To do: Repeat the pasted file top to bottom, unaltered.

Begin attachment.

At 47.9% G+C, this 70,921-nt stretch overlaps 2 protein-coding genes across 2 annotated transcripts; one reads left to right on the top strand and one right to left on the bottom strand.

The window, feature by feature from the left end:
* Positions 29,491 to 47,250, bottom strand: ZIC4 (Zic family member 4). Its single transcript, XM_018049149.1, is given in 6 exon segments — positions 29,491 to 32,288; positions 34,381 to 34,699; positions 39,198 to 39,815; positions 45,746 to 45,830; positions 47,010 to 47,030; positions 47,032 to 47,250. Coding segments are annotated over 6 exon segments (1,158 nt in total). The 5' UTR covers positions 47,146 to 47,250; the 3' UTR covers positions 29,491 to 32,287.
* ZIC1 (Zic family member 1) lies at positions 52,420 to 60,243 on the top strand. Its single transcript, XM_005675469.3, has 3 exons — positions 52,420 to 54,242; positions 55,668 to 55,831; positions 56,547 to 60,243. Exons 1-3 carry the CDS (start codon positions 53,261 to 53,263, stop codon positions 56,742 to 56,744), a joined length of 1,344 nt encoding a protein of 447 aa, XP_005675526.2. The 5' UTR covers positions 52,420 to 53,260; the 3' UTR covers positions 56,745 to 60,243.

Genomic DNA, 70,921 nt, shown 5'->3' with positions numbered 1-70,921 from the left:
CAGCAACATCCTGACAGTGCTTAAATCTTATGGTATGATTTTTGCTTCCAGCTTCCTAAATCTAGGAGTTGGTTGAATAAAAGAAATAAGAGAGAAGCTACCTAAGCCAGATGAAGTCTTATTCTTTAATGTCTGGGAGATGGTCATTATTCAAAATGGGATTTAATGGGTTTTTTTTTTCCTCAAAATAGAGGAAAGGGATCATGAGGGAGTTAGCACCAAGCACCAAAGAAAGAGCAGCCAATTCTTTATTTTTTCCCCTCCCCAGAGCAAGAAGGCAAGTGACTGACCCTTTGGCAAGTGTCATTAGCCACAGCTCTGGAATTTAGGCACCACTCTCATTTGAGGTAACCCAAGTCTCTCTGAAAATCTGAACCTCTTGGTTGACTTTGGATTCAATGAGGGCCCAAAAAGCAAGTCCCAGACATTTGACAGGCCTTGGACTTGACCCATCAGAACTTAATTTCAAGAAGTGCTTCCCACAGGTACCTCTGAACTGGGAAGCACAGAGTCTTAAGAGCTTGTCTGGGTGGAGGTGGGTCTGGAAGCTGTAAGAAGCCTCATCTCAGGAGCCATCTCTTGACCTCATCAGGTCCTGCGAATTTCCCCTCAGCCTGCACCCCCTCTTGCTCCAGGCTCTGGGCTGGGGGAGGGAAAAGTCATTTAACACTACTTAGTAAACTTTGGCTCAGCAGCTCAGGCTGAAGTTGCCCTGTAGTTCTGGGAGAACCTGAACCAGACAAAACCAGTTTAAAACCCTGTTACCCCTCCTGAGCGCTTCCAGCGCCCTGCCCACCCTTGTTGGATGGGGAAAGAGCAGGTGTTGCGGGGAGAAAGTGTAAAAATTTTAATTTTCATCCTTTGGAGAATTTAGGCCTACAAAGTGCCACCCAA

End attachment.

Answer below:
At 47.9% G+C, this 70,921-nt stretch overlaps 2 protein-coding genes across 2 annotated transcripts; one reads left to right on the top strand and one right to left on the bottom strand.

The window, feature by feature from the left end:
* Positions 29,491 to 47,250, bottom strand: ZIC4 (Zic family member 4). Its single transcript, XM_018049149.1, is given in 6 exon segments — positions 29,491 to 32,288; positions 34,381 to 34,699; positions 39,198 to 39,815; positions 45,746 to 45,830; positions 47,010 to 47,030; positions 47,032 to 47,250. Coding segments are annotated over 6 exon segments (1,158 nt in total). The 5' UTR covers positions 47,146 to 47,250; the 3' UTR covers positions 29,491 to 32,287.
* ZIC1 (Zic family member 1) lies at positions 52,420 to 60,243 on the top strand. Its single transcript, XM_005675469.3, has 3 exons — positions 52,420 to 54,242; positions 55,668 to 55,831; positions 56,547 to 60,243. Exons 1-3 carry the CDS (start codon positions 53,261 to 53,263, stop codon positions 56,742 to 56,744), a joined length of 1,344 nt encoding a protein of 447 aa, XP_005675526.2. The 5' UTR covers positions 52,420 to 53,260; the 3' UTR covers positions 56,745 to 60,243.

Genomic DNA, 70,921 nt, shown 5'->3' with positions numbered 1-70,921 from the left:
CAGCAACATCCTGACAGTGCTTAAATCTTATGGTATGATTTTTGCTTCCAGCTTCCTAAATCTAGGAGTTGGTTGAATAAAAGAAATAAGAGAGAAGCTACCTAAGCCAGATGAAGTCTTATTCTTTAATGTCTGGGAGATGGTCATTATTCAAAATGGGATTTAATGGGTTTTTTTTTTCCTCAAAATAGAGGAAAGGGATCATGAGGGAGTTAGCACCAAGCACCAAAGAAAGAGCAGCCAATTCTTTATTTTTTCCCCTCCCCAGAGCAAGAAGGCAAGTGACTGACCCTTTGGCAAGTGTCATTAGCCACAGCTCTGGAATTTAGGCACCACTCTCATTTGAGGTAACCCAAGTCTCTCTGAAAATCTGAACCTCTTGGTTGACTTTGGATTCAATGAGGGCCCAAAAAGCAAGTCCCAGACATTTGACAGGCCTTGGACTTGACCCATCAGAACTTAATTTCAAGAAGTGCTTCCCACAGGTACCTCTGAACTGGGAAGCACAGAGTCTTAAGAGCTTGTCTGGGTGGAGGTGGGTCTGGAAGCTGTAAGAAGCCTCATCTCAGGAGCCATCTCTTGACCTCATCAGGTCCTGCGAATTTCCCCTCAGCCTGCACCCCCTCTTGCTCCAGGCTCTGGGCTGGGGGAGGGAAAAGTCATTTAACACTACTTAGTAAACTTTGGCTCAGCAGCTCAGGCTGAAGTTGCCCTGTAGTTCTGGGAGAACCTGAACCAGACAAAACCAGTTTAAAACCCTGTTACCCCTCCTGAGCGCTTCCAGCGCCCTGCCCACCCTTGTTGGATGGGGAAAGAGCAGGTGTTGCGGGGAGAAAGTGTAAAAATTTTAATTTTCATCCTTTGGAGAATTTAGGCCTACAAAGTGCCACCCAA